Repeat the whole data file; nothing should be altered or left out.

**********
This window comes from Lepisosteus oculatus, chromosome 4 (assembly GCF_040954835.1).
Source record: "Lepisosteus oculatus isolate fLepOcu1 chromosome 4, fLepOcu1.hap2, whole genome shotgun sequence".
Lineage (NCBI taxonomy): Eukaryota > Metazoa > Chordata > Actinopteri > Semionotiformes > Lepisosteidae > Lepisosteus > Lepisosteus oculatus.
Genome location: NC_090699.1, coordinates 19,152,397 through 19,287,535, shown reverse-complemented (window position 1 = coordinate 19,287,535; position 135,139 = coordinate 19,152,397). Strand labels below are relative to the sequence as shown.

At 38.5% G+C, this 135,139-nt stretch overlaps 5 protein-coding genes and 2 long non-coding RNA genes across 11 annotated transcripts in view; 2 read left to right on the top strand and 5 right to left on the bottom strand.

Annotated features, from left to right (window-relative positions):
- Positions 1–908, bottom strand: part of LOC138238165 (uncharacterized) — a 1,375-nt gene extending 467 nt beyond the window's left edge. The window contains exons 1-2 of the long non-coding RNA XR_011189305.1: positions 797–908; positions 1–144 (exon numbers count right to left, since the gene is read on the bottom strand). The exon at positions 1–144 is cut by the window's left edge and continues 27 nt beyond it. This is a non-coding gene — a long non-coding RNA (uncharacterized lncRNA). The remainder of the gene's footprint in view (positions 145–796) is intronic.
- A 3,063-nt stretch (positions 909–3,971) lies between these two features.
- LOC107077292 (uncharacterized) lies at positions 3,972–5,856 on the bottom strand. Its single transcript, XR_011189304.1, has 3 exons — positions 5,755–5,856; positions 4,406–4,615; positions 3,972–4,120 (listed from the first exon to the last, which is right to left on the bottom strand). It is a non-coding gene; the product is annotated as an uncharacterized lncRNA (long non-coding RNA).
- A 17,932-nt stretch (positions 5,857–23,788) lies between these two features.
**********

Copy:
This window comes from Lepisosteus oculatus, chromosome 4 (assembly GCF_040954835.1).
Source record: "Lepisosteus oculatus isolate fLepOcu1 chromosome 4, fLepOcu1.hap2, whole genome shotgun sequence".
Lineage (NCBI taxonomy): Eukaryota > Metazoa > Chordata > Actinopteri > Semionotiformes > Lepisosteidae > Lepisosteus > Lepisosteus oculatus.
Genome location: NC_090699.1, coordinates 19,152,397 through 19,287,535, shown reverse-complemented (window position 1 = coordinate 19,287,535; position 135,139 = coordinate 19,152,397). Strand labels below are relative to the sequence as shown.

At 38.5% G+C, this 135,139-nt stretch overlaps 5 protein-coding genes and 2 long non-coding RNA genes across 11 annotated transcripts in view; 2 read left to right on the top strand and 5 right to left on the bottom strand.

Annotated features, from left to right (window-relative positions):
- Positions 1–908, bottom strand: part of LOC138238165 (uncharacterized) — a 1,375-nt gene extending 467 nt beyond the window's left edge. The window contains exons 1-2 of the long non-coding RNA XR_011189305.1: positions 797–908; positions 1–144 (exon numbers count right to left, since the gene is read on the bottom strand). The exon at positions 1–144 is cut by the window's left edge and continues 27 nt beyond it. This is a non-coding gene — a long non-coding RNA (uncharacterized lncRNA). The remainder of the gene's footprint in view (positions 145–796) is intronic.
- A 3,063-nt stretch (positions 909–3,971) lies between these two features.
- LOC107077292 (uncharacterized) lies at positions 3,972–5,856 on the bottom strand. Its single transcript, XR_011189304.1, has 3 exons — positions 5,755–5,856; positions 4,406–4,615; positions 3,972–4,120 (listed from the first exon to the last, which is right to left on the bottom strand). It is a non-coding gene; the product is annotated as an uncharacterized lncRNA (long non-coding RNA).
- A 17,932-nt stretch (positions 5,857–23,788) lies between these two features.